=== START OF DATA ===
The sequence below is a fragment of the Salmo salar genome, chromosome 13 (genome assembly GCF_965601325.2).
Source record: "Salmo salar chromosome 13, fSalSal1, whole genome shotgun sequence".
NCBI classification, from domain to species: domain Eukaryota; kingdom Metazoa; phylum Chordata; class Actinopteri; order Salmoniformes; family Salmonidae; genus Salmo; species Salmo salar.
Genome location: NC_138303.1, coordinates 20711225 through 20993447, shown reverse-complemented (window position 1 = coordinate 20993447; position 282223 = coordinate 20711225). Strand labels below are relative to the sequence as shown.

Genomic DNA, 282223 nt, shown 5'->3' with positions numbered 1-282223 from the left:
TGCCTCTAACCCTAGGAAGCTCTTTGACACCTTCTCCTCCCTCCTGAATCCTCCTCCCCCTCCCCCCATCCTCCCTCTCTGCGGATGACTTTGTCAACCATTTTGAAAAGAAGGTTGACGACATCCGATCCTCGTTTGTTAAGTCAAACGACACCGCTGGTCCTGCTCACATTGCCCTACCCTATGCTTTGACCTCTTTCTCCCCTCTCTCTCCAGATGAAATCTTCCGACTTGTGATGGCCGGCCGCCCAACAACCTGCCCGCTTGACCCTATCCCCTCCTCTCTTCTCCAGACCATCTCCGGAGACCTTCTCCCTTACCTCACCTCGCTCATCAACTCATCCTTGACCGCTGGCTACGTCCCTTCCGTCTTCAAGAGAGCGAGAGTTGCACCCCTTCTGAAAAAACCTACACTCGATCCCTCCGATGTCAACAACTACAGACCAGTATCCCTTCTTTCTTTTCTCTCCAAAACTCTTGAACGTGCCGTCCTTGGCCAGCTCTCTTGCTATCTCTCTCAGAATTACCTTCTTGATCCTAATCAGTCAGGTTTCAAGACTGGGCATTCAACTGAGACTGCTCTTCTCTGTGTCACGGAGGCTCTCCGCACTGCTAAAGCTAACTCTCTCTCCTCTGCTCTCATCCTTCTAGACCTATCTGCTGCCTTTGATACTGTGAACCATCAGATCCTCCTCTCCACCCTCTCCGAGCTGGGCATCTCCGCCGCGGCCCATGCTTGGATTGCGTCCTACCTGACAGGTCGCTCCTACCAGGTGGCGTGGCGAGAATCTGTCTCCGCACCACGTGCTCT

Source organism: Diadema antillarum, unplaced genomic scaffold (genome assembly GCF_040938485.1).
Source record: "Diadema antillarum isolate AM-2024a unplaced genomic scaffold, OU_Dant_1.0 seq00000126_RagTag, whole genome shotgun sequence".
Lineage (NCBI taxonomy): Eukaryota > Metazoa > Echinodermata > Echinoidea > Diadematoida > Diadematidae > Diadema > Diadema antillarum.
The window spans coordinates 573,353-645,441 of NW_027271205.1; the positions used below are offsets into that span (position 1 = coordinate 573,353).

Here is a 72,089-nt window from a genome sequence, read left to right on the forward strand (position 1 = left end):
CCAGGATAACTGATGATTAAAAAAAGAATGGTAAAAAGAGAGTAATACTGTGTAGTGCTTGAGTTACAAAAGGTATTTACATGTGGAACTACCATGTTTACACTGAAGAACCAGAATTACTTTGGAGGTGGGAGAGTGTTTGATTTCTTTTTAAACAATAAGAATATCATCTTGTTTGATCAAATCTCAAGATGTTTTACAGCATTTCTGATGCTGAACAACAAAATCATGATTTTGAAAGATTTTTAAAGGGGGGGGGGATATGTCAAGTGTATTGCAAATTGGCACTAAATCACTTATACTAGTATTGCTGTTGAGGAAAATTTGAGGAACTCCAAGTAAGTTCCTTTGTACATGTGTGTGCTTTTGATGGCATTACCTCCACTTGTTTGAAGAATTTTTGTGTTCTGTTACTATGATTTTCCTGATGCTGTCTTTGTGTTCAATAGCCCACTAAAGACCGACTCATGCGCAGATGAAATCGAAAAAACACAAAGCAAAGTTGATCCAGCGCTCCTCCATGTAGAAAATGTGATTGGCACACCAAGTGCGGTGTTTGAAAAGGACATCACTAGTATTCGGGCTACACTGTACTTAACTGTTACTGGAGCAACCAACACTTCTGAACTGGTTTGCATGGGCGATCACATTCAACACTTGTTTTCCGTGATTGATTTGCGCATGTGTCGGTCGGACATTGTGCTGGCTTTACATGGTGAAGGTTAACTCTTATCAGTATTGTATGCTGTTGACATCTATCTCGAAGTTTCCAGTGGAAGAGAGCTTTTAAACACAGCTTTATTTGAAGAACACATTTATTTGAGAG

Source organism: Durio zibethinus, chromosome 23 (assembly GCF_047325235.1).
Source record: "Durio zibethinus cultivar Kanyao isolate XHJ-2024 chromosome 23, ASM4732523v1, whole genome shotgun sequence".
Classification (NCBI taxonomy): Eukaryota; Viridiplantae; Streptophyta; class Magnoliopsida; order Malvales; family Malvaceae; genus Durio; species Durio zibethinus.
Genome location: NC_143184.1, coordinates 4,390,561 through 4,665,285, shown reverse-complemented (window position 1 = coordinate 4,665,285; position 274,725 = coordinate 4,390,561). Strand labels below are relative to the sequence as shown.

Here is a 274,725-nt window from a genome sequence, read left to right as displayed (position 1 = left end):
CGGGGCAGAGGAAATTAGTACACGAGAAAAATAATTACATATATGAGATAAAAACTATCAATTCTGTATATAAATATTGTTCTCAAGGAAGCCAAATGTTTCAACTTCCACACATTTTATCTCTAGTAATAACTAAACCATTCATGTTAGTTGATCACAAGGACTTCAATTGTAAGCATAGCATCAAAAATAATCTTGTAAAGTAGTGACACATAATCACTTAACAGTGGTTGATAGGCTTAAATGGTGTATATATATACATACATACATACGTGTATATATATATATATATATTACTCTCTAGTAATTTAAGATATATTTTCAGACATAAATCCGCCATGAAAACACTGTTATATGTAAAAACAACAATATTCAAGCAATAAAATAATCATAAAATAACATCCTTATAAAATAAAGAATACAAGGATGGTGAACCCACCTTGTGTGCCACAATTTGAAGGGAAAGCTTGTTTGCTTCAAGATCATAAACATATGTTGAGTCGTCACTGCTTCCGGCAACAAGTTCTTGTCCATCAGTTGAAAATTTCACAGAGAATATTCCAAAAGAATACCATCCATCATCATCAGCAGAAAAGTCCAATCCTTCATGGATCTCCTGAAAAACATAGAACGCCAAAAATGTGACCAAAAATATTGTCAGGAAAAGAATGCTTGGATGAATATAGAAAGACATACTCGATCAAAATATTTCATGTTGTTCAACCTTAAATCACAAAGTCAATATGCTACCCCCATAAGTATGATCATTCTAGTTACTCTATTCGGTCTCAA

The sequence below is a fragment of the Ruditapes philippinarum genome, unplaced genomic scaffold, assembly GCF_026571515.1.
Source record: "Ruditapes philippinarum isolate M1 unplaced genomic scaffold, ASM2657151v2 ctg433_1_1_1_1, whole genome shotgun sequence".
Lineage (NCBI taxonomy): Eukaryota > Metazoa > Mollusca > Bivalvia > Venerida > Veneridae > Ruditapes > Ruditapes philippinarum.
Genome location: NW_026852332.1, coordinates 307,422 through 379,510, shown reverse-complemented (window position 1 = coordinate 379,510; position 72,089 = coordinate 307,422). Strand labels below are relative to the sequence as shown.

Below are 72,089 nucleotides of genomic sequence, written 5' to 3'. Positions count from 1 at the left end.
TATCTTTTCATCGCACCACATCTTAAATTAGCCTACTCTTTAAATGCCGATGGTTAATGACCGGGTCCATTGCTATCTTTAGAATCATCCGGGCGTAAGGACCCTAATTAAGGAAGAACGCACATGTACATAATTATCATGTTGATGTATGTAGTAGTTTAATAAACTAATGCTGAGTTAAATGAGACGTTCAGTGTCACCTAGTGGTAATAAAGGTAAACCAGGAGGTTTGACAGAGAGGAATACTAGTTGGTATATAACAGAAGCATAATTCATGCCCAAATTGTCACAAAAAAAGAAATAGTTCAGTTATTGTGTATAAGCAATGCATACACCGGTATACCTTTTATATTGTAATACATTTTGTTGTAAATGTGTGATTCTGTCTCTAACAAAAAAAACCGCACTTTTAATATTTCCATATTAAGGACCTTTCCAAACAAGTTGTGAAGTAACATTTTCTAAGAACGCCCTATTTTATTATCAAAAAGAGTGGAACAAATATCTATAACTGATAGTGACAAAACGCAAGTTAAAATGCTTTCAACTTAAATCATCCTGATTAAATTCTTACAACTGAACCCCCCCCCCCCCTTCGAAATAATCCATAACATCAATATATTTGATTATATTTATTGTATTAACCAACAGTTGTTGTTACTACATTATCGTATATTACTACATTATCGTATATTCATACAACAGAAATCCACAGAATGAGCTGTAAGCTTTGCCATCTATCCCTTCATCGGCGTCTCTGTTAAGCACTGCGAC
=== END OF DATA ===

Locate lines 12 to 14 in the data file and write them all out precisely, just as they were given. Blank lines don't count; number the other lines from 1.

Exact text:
CCAGGATAACTGATGATTAAAAAAAGAATGGTAAAAAGAGAGTAATACTGTGTAGTGCTTGAGTTACAAAAGGTATTTACATGTGGAACTACCATGTTTACACTGAAGAACCAGAATTACTTTGGAGGTGGGAGAGTGTTTGATTTCTTTTTAAACAATAAGAATATCATCTTGTTTGATCAAATCTCAAGATGTTTTACAGCATTTCTGATGCTGAACAACAAAATCATGATTTTGAAAGATTTTTAAAGGGGGGGGGGATATGTCAAGTGTATTGCAAATTGGCACTAAATCACTTATACTAGTATTGCTGTTGAGGAAAATTTGAGGAACTCCAAGTAAGTTCCTTTGTACATGTGTGTGCTTTTGATGGCATTACCTCCACTTGTTTGAAGAATTTTTGTGTTCTGTTACTATGATTTTCCTGATGCTGTCTTTGTGTTCAATAGCCCACTAAAGACCGACTCATGCGCAGATGAAATCGAAAAAACACAAAGCAAAGTTGATCCAGCGCTCCTCCATGTAGAAAATGTGATTGGCACACCAAGTGCGGTGTTTGAAAAGGACATCACTAGTATTCGGGCTACACTGTACTTAACTGTTACTGGAGCAACCAACACTTCTGAACTGGTTTGCATGGGCGATCACATTCAACACTTGTTTTCCGTGATTGATTTGCGCATGTGTCGGTCGGACATTGTGCTGGCTTTACATGGTGAAGGTTAACTCTTATCAGTATTGTATGCTGTTGACATCTATCTCGAAGTTTCCAGTGGAAGAGAGCTTTTAAACACAGCTTTATTTGAAGAACACATTTATTTGAGAG

Source organism: Durio zibethinus, chromosome 23 (assembly GCF_047325235.1).
Source record: "Durio zibethinus cultivar Kanyao isolate XHJ-2024 chromosome 23, ASM4732523v1, whole genome shotgun sequence".